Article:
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Quality Management Dictionary- 2

Quality Management Dictionary- 2

P Control Chart

A control chart that determines the stability of a process by finding what percentage of total units in a sample are defective.

Pareto chart

A bar chart that orders data from the most frequent to the least frequent, allowing the analyst to determine the most important factor in a given situation or process.

Pareto principle

The idea that a few root problems are responsible for the large majority of consequences. The Pareto principle is derived from the work of Vilfredo Pareto, a turn-of-the-century
Italian economist who studied the distributions of wealth in different countries. He concluded that a fairly consistent minority about 20% of people controlled the large majority about 80% of a society's wealth.
This same distribution has been observed in other areas and has been termed the Pareto principle. It is defined by
J.M. Juran as the idea that 80% of all effects are produced by only 20% of the possible causes.


Japanese approach to mistake proofing. Primarily activities for front line employees empowered to make changes to their work processes to enhance accuracy, safety, and efficiency.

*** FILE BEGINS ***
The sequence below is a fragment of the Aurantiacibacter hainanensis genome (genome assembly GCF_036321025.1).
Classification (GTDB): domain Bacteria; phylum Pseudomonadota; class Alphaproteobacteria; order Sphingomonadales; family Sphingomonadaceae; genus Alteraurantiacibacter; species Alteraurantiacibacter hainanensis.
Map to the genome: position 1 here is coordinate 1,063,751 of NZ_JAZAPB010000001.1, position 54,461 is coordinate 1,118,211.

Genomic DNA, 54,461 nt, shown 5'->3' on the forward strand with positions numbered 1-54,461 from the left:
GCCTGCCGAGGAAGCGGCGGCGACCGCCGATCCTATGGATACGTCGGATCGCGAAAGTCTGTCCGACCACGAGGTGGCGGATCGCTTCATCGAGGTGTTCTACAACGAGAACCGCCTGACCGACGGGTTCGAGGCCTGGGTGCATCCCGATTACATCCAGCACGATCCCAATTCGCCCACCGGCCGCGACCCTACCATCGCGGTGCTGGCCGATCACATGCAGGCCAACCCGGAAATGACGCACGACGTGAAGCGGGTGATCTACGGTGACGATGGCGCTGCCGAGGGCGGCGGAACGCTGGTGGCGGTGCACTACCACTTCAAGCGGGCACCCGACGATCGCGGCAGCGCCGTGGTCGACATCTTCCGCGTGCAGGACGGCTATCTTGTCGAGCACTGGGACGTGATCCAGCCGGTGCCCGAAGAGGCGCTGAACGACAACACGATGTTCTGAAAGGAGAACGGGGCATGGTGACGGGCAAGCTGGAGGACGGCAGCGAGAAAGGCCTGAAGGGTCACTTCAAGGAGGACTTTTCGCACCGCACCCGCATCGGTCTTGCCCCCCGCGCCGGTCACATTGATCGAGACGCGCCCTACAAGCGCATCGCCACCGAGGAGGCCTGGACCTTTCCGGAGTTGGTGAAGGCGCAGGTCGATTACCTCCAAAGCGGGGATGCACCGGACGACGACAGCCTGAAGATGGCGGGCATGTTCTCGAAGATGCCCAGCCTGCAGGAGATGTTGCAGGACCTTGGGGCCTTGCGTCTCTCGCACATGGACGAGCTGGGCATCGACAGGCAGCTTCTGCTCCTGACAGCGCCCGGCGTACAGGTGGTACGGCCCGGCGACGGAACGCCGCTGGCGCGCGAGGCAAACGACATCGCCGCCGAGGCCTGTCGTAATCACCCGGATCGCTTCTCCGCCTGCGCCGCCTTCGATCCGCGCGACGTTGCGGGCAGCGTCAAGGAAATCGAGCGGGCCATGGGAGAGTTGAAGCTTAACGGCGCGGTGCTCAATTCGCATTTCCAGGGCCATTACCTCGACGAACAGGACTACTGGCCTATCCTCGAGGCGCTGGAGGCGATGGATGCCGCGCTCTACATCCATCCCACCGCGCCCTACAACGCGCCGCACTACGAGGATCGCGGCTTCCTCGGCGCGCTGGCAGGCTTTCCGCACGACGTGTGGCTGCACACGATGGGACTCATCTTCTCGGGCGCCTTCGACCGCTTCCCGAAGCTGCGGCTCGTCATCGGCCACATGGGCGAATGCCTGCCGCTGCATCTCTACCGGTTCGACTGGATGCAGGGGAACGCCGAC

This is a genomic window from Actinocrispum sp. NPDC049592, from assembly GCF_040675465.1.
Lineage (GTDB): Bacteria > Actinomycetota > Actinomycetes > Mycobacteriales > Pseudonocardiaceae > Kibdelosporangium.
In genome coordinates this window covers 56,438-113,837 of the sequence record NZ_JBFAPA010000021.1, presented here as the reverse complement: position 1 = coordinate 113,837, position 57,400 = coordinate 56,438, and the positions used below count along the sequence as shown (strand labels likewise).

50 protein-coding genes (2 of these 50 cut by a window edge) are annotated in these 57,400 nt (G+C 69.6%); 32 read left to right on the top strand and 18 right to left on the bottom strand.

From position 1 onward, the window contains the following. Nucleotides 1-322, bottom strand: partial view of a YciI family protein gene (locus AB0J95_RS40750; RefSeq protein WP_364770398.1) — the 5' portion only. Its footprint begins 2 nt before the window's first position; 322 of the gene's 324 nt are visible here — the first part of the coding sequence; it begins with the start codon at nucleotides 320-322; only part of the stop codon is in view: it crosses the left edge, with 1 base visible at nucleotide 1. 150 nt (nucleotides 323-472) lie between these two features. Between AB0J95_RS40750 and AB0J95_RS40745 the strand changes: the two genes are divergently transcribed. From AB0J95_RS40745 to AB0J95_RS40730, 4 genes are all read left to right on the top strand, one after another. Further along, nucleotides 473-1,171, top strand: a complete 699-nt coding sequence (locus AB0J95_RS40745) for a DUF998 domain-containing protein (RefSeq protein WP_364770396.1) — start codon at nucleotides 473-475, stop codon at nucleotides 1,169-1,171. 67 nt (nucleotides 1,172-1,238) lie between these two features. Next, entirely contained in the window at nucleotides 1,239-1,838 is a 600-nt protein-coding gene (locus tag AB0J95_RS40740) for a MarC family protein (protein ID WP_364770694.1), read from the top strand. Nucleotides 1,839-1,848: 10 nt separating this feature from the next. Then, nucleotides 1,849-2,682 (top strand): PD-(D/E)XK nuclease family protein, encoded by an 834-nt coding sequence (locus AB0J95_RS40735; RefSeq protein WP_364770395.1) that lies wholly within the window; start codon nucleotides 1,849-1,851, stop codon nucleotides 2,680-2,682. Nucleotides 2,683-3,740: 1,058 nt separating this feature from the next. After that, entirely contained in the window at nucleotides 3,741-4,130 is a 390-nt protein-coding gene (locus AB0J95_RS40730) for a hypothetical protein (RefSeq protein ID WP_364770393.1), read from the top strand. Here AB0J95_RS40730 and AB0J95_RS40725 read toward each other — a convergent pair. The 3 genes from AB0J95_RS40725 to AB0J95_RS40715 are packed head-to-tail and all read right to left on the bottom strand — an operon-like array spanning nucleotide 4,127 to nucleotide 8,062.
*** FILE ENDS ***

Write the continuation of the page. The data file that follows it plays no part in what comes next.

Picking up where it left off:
The closeness of two or more measurements to each other. Using the example above, if you weigh a given substance five times, and get 3.2 kg each time, then your measurement is very precise.

Predictive Maintenance

Maintenance performed on equipment just prior to the predicted breakdown of that equipment.

Preventive Action

Action(s) designed to prevent the occurrence of non-conformances, or nonconformities.

Preventive Maintenance

Maintenance performed on equipment, with the intent on prolonging equipment life and/or preventing breakdown and malfunction.

Problem Solving

The process of solving problems; the isolation and control of those conditions which generate or facilitate the creation of undesirable symptoms.


A particular method of doing something, generally involving a number of steps or operations. (2) A series of actions that lead to a desired result; converting inputs into outputs. (3) A collection of activities that together produce a usable product or service by applying resources from one or more functional areas. (4) Combination of people, equipment, materials, methods, and environment that produce output.

Process Control